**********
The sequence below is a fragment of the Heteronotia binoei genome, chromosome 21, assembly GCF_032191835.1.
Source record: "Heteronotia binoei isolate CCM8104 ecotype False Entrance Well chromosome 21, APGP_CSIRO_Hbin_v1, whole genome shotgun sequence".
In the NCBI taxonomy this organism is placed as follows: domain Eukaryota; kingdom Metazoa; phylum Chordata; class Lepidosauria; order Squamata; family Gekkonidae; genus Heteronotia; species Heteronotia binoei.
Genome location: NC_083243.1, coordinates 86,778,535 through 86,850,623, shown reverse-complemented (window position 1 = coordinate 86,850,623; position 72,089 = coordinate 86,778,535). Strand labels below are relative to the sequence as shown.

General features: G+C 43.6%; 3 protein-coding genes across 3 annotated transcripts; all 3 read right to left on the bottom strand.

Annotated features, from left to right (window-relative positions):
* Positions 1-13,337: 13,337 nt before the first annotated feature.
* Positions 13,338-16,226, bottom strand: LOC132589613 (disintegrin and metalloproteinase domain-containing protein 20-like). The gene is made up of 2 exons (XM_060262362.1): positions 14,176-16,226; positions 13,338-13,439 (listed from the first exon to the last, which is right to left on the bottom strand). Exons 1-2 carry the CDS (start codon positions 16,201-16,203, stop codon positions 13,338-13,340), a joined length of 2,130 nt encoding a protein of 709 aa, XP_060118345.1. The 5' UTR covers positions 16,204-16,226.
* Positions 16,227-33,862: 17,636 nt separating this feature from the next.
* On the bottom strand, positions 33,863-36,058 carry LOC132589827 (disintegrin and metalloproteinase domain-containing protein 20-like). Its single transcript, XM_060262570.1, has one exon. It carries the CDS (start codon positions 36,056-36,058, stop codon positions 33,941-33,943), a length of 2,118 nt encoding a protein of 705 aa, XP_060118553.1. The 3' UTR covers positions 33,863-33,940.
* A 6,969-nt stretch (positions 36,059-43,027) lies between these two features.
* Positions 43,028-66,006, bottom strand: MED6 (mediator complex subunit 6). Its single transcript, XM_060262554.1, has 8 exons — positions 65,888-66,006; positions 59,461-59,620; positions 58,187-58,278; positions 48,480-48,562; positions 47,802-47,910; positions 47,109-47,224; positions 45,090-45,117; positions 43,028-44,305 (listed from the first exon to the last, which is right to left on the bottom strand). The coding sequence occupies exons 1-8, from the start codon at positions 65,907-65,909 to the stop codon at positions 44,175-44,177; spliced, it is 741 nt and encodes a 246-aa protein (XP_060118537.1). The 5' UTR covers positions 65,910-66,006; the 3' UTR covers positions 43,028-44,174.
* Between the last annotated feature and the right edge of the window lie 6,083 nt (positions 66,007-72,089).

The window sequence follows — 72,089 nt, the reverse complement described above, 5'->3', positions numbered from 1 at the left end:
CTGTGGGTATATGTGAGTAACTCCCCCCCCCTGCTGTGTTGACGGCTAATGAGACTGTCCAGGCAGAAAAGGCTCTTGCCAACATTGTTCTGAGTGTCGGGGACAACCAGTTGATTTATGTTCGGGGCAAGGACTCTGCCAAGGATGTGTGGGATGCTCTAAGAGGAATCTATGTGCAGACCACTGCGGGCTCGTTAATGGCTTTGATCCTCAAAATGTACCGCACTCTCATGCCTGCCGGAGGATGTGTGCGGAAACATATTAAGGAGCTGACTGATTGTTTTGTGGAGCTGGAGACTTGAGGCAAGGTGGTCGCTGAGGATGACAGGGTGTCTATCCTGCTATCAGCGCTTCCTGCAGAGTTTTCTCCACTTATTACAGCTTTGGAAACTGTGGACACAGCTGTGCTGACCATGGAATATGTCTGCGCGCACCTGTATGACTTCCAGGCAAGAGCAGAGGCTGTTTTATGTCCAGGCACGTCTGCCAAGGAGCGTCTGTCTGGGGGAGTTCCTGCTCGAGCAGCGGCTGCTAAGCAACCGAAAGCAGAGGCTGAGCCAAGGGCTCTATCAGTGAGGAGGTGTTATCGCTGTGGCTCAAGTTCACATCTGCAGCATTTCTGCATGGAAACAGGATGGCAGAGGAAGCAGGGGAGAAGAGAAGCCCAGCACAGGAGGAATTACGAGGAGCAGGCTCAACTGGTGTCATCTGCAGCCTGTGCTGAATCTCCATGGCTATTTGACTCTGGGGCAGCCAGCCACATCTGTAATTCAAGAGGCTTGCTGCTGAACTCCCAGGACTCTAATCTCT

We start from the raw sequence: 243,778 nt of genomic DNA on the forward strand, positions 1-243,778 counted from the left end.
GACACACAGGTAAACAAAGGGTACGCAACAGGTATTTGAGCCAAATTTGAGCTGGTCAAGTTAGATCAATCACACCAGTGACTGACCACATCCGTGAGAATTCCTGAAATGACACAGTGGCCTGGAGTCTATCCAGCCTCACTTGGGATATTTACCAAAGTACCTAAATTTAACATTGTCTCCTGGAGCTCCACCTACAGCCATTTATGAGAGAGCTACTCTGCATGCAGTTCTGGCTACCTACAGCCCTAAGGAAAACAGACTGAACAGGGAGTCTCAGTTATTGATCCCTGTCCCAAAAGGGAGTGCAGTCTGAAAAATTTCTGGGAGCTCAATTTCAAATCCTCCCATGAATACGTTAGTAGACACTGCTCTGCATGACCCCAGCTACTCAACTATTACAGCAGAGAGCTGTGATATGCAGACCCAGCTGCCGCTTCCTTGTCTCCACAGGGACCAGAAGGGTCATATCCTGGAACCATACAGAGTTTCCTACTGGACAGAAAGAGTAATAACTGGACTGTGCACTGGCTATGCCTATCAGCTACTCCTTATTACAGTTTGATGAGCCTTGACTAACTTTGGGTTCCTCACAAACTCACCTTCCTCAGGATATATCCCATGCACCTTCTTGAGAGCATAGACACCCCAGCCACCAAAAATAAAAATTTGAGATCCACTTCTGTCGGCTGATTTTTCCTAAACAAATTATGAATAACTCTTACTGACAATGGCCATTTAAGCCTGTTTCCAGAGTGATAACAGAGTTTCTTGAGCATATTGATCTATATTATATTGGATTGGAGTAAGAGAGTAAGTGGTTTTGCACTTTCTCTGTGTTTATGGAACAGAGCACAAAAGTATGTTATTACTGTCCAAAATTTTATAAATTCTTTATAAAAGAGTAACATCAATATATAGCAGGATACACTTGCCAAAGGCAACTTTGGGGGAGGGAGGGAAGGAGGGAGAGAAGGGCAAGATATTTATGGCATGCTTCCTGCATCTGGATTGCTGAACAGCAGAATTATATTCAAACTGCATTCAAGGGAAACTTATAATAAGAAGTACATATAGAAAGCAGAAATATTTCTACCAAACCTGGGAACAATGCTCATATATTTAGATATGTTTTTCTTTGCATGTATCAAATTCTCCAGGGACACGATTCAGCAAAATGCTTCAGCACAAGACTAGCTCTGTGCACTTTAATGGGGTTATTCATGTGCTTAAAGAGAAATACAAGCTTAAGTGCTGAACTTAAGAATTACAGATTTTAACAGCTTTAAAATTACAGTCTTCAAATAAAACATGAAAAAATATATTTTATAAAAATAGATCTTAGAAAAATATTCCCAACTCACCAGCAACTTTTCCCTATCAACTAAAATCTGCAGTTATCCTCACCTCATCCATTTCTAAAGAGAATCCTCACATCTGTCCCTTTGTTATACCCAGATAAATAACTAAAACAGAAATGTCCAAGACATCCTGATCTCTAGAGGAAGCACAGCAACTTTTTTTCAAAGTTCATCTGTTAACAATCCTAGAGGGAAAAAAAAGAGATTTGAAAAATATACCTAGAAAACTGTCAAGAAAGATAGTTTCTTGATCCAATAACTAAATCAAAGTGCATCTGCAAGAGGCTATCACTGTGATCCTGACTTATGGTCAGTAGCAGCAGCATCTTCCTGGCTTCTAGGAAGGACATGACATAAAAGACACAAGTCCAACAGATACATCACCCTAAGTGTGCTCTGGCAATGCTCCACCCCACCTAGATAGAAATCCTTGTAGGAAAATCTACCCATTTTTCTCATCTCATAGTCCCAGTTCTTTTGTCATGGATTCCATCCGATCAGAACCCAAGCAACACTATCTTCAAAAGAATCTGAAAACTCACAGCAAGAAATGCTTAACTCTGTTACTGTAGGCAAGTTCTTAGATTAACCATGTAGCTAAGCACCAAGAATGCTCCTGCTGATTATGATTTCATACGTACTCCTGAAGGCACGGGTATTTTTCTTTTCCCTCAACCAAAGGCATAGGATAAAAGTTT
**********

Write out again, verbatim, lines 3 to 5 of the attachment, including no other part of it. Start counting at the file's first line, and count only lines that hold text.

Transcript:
In the NCBI taxonomy this organism is placed as follows: domain Eukaryota; kingdom Metazoa; phylum Chordata; class Lepidosauria; order Squamata; family Gekkonidae; genus Heteronotia; species Heteronotia binoei.
Genome location: NC_083243.1, coordinates 86,778,535 through 86,850,623, shown reverse-complemented (window position 1 = coordinate 86,850,623; position 72,089 = coordinate 86,778,535). Strand labels below are relative to the sequence as shown.

General features: G+C 43.6%; 3 protein-coding genes across 3 annotated transcripts; all 3 read right to left on the bottom strand.